Q: I was recently diagnosed with stomach ulcers. Is it OK for me to drink wine?—Walter, Houston
A: Stomach ulcers are painful sores that can occur when the stomach lining's protective layer of mucus deteriorates, over-exposing the lining to stomach acid. There are many potential causes, but the two most common are infections of Helicobacter pylori bacteria and frequent use of anti-inflammatory pain relievers such as aspirin and ibuprofen. Stomach ulcers are treatable with medications, most of which do not have interactions with alcohol. Gastroenterologists agree that moderate wine consumption will not worsen ulcers and could even prevent them.
University of Virginia gastroenterologist Dr. Dennis Kumral says that neither stress nor excessive alcohol intake have been shown to cause ulcers on their own, despite some common misconceptions. "In fact, there was a study that showed modest consumption of wine protected against the ulcer-forming bacteria H. Pylori," he told Wine Spectator.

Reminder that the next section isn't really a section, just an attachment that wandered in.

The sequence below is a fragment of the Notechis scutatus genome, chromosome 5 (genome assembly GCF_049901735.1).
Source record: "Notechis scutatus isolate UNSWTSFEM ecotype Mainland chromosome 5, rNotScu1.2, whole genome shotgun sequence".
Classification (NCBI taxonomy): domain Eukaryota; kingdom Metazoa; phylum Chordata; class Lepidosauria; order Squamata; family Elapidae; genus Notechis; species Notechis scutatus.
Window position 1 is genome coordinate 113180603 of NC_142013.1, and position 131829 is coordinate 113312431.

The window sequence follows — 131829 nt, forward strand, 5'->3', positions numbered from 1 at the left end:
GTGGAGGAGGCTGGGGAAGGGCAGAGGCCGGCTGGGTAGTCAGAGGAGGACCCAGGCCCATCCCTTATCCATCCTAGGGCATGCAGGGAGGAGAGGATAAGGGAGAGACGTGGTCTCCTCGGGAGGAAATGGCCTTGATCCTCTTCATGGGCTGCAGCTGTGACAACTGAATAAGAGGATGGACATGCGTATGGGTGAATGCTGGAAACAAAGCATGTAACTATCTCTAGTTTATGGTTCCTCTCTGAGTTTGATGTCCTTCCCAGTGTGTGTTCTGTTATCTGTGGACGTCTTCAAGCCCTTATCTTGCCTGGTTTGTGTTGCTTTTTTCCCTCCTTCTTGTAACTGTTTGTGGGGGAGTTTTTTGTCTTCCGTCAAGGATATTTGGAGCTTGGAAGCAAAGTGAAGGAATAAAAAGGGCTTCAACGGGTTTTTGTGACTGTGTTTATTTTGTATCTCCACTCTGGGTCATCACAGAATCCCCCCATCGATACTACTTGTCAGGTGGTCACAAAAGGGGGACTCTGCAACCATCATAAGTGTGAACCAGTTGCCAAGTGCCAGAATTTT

According to gastroenterologist Dr. Lawrence Cohen of Mount Sinai's Icahn School of Medicine, white wine may be less irritating than red due to the decreased presence of tannins. He also suggests reducing wine consumption in certain situations. "If someone is recovering from a serious bleed or recent hospitalization from a gastric ulcer, it may be a good idea to minimize wine intake until the ulcer heals," Dr. Cohen told Wine Spectator. "Otherwise, wine should be enjoyed in moderation after consultation with your doctor."